By. Dr. Kodira A Kushalappa IFS (Retd)
Man and animal conflict continues in and around protested areas (PAs). Wild elephants destroying valuable crops of farmers have become a day to day affair making the farmers poorer and desperate. Any amount of govt. compensation is not a solution. Now we are hearing about tigers killing tribals living inside the protected areas. Wild animals and tribals were living together in the forest despite dangerous situation, but how long? We cannot keep the tigers tied to trees to prevent them from killing. We are not feeding them either. But once they taste and like human blood, they would become man-eaters. We cannot create another suitable habitat for wild animals. But we the people are more intelligent, accommodative, adaptable and flexible so that we could move out of the tiger habitat and live comfortably. There is no substance in the argument that we want to continue to live in the forest along with tigers and elephants.
Every human being wanted to make their living comfortable in this developing world with better facilities. But is it possible within the forest? In Nagaraholay there are 150 hadis with 7500 families. Is it ever possible to connect all the hadis with proper roads, build schools and hospitals, provide water and light, without honeycombing the dwindling forest and distributing wildlife habitat further? How to provide the tribals with suitable employment in and around their hadis? The government do not want them to continue to live like wild animals collecting wild roots, honey and fruits and selling non-timber forest products like grass and medicinal plants which are also depleting. Therefore relocating them to suitable places and rehabilitating them is inevitable. The pioneer and experimental relocating and rehabilitation of tribals in Nagapura, just adjoining the PAs, was met with lot of opposition by the so called tribal leaders and NGOs. Many tribals are still happy to relocate and will tell the truth only if we contact them individually despite the dramatized opposition by their so called well wishers. Few resist relocation to distant places outside district. They all require adequate briefing about the benefits of relocation.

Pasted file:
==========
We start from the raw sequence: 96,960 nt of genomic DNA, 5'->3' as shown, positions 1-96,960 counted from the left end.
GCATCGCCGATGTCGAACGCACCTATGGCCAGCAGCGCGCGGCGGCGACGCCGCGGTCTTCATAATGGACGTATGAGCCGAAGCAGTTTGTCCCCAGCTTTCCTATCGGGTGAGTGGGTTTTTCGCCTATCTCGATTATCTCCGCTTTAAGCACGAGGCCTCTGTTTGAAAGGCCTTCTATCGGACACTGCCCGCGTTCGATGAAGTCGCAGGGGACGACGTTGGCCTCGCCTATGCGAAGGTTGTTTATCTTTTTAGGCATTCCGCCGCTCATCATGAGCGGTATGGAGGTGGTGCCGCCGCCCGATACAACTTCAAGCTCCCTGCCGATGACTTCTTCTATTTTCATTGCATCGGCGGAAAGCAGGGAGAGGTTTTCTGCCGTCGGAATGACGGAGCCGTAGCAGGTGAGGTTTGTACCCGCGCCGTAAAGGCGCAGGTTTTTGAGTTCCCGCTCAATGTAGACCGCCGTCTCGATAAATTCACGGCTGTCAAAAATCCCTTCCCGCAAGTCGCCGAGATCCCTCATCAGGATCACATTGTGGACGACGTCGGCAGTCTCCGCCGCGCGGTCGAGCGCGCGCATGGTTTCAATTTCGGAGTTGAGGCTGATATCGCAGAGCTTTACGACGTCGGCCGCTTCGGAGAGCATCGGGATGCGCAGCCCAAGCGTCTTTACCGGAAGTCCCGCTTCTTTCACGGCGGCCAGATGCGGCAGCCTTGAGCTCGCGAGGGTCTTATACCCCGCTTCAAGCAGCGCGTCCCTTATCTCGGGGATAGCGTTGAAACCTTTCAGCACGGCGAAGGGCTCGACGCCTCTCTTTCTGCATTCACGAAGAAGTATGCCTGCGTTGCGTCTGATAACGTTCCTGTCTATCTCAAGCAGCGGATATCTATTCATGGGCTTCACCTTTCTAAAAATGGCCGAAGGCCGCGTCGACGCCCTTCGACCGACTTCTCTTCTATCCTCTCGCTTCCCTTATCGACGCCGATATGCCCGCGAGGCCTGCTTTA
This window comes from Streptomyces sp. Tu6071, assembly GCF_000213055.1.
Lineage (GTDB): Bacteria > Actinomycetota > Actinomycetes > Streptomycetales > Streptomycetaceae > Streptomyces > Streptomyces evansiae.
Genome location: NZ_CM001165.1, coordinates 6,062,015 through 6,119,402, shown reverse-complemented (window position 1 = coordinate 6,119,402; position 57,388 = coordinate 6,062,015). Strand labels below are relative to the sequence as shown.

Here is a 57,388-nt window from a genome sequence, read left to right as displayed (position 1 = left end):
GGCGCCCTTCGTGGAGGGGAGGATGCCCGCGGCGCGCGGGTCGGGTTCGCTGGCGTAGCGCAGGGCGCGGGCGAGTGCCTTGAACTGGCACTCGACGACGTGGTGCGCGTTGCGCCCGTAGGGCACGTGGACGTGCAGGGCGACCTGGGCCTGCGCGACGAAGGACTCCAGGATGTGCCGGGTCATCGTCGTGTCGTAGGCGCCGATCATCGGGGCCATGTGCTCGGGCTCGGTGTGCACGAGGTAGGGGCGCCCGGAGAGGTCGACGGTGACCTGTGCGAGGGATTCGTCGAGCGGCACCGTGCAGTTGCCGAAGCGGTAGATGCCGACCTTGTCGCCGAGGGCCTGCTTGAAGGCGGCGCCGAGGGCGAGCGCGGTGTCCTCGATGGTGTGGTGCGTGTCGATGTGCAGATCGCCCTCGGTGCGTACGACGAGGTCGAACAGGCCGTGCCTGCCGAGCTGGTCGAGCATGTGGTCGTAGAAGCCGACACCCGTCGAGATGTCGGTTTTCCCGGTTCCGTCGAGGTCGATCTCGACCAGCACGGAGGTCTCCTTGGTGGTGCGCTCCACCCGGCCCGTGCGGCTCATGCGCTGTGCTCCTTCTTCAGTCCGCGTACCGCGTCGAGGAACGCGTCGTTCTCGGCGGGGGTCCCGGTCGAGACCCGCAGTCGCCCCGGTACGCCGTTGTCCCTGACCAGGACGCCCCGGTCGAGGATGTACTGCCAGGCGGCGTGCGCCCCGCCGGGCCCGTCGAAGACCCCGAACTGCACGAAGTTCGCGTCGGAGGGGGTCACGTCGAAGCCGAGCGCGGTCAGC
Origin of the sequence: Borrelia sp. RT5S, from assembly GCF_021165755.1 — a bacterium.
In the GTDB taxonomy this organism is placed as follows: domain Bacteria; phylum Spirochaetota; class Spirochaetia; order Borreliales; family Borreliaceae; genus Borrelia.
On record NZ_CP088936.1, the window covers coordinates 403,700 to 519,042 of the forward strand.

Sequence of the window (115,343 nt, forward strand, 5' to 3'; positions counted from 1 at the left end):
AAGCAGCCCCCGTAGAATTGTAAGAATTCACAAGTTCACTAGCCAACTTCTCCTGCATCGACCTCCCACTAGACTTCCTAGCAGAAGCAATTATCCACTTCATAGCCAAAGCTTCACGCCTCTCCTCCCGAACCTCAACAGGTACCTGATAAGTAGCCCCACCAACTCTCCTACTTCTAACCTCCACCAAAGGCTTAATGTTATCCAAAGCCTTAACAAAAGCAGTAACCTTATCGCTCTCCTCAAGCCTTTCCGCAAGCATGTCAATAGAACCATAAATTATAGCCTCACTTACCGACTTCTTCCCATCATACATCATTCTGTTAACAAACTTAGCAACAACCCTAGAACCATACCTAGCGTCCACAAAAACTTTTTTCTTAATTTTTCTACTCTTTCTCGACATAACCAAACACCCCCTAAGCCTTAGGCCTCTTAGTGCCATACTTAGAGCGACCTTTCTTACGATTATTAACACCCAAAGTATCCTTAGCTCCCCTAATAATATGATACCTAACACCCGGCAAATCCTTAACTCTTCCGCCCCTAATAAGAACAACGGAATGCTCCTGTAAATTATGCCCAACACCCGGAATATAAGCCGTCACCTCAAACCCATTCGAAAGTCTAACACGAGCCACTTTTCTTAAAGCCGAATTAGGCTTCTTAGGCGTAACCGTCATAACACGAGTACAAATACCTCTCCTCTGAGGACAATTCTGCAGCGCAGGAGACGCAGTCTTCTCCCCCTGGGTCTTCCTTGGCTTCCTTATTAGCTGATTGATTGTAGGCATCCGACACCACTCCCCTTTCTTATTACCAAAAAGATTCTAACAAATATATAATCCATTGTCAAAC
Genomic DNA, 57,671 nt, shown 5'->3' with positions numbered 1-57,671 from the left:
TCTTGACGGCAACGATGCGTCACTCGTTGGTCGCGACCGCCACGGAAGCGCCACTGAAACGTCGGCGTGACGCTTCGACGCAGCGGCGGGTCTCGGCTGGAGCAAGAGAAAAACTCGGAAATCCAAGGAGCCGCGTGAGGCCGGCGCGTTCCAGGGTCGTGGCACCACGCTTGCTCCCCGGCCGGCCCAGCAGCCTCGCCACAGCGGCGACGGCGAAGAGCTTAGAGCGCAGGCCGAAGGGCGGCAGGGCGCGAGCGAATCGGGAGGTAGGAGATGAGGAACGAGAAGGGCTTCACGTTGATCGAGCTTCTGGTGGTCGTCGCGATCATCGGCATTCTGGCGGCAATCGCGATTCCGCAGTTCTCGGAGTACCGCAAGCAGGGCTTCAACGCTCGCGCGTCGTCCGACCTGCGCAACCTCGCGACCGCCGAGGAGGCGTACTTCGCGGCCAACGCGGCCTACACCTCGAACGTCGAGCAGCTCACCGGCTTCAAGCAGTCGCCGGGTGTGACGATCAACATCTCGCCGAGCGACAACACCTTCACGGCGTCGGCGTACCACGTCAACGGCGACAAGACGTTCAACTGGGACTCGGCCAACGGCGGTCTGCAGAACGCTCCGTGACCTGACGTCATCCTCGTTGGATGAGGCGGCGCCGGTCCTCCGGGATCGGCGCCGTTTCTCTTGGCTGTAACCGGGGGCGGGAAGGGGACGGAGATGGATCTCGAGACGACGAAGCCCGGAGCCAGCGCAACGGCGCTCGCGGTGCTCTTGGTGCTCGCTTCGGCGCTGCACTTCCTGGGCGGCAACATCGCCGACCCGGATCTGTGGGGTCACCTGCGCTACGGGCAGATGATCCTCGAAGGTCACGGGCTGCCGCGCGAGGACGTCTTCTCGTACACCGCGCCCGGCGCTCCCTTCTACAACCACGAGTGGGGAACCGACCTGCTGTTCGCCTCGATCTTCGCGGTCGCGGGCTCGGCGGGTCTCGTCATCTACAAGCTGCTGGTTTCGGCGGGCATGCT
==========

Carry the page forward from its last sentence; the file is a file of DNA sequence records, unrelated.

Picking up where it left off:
Five acres of developed agriculture land is not a small asset though it is too much for a tribal family to cultivate and manage. Many have therefore already mortgaged their lands, unofficially though, for small sum. Now others are given only three acres of agriculture land from out of PAs. However some are still happy, if they are rehabilitated along the main roads with a house and a kitchen garden so that they could happily continue to work in the nearby coffee estates, as they were surviving earlier. Once their children are properly educated, they would look for alternate better jobs elsewhere than continue to till their allotted lands. Survival comes first then the sentimental culture, ancestral location, etc. How many hills tribes such as Kodavas are sticking to their native place and culture? Let us change and think of our future generations to live happily.
Source: CoffeeLand News